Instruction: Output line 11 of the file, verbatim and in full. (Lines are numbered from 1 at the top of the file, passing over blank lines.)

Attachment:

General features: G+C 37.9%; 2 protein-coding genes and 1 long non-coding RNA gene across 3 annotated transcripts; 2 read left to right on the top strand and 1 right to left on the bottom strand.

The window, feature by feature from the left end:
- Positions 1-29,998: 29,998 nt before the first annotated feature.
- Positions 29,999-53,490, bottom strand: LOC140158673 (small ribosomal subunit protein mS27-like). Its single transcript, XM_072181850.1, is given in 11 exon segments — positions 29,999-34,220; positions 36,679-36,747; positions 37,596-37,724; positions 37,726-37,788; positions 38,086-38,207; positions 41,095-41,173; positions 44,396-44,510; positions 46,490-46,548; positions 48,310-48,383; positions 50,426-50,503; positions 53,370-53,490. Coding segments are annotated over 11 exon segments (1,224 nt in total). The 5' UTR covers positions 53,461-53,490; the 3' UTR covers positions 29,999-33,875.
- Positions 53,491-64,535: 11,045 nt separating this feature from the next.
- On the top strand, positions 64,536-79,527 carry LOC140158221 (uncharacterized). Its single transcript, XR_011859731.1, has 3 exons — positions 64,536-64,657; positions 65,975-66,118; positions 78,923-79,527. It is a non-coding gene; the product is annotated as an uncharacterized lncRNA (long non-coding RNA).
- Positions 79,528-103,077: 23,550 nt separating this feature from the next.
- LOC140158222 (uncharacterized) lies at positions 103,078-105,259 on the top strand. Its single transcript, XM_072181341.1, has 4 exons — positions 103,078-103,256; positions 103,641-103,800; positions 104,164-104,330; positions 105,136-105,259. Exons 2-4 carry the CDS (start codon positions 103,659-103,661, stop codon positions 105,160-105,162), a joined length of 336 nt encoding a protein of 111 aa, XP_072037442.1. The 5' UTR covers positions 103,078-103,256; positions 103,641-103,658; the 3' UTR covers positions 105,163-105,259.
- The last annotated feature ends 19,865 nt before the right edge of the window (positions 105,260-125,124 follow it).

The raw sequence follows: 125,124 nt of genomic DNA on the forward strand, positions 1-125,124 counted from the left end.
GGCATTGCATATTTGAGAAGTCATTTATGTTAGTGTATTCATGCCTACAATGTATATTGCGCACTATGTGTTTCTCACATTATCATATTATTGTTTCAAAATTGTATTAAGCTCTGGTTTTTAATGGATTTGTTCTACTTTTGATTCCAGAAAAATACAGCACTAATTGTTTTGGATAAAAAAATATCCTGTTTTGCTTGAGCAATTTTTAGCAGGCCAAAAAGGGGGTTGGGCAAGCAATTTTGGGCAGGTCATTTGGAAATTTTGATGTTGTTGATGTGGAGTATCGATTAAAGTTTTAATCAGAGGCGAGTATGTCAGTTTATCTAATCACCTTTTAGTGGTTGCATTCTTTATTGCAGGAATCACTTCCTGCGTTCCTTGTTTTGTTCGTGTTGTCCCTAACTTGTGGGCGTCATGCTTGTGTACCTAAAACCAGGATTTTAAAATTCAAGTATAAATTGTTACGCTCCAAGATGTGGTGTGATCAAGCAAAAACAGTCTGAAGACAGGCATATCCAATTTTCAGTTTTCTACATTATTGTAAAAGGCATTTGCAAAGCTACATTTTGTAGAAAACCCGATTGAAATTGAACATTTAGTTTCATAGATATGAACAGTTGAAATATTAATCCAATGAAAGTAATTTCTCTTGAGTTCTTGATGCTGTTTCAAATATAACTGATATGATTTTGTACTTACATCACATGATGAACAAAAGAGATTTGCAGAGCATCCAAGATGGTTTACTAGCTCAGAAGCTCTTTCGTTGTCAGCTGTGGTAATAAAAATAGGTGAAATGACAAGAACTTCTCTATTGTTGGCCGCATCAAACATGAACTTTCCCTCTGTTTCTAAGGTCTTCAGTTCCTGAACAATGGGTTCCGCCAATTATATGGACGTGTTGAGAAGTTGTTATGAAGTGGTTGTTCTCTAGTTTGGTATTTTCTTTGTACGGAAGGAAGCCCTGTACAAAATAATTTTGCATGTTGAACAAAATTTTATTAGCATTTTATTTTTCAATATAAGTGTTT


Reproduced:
GGCATTGCATATTTGAGAAGTCATTTATGTTAGTGTATTCATGCCTACAATGTATATTGCGCACTATGTGTTTCTCACATTATCATATTATTGTTTCAAAATTGTATTAAGCTCTGGTTTTTAATGGATTTGTTCTACTTTTGATTCCAGAAAAATACAGCACTAATTGTTTTGGATAAAAAAATATCCTGTTTTGCTTGAGCAATTTTTAGCAGGCCAAAAAGGGGGTTGGGCAAGCAATTTTGGGCAGGTCATTTGGAAATTTTGATGTTGTTGATGTGGAGTATCGATTAAAGTTTTAATCAGAGGCGAGTATGTCAGTTTATCTAATCACCTTTTAGTGGTTGCATTCTTTATTGCAGGAATCACTTCCTGCGTTCCTTGTTTTGTTCGTGTTGTCCCTAACTTGTGGGCGTCATGCTTGTGTACCTAAAACCAGGATTTTAAAATTCAAGTATAAATTGTTACGCTCCAAGATGTGGTGTGATCAAGCAAAAACAGTCTGAAGACAGGCATATCCAATTTTCAGTTTTCTACATTATTGTAAAAGGCATTTGCAAAGCTACATTTTGTAGAAAACCCGATTGAAATTGAACATTTAGTTTCATAGATATGAACAGTTGAAATATTAATCCAATGAAAGTAATTTCTCTTGAGTTCTTGATGCTGTTTCAAATATAACTGATATGATTTTGTACTTACATCACATGATGAACAAAAGAGATTTGCAGAGCATCCAAGATGGTTTACTAGCTCAGAAGCTCTTTCGTTGTCAGCTGTGGTAATAAAAATAGGTGAAATGACAAGAACTTCTCTATTGTTGGCCGCATCAAACATGAACTTTCCCTCTGTTTCTAAGGTCTTCAGTTCCTGAACAATGGGTTCCGCCAATTATATGGACGTGTTGAGAAGTTGTTATGAAGTGGTTGTTCTCTAGTTTGGTATTTTCTTTGTACGGAAGGAAGCCCTGTACAAAATAATTTTGCATGTTGAACAAAATTTTATTAGCATTTTATTTTTCAATATAAGTGTTT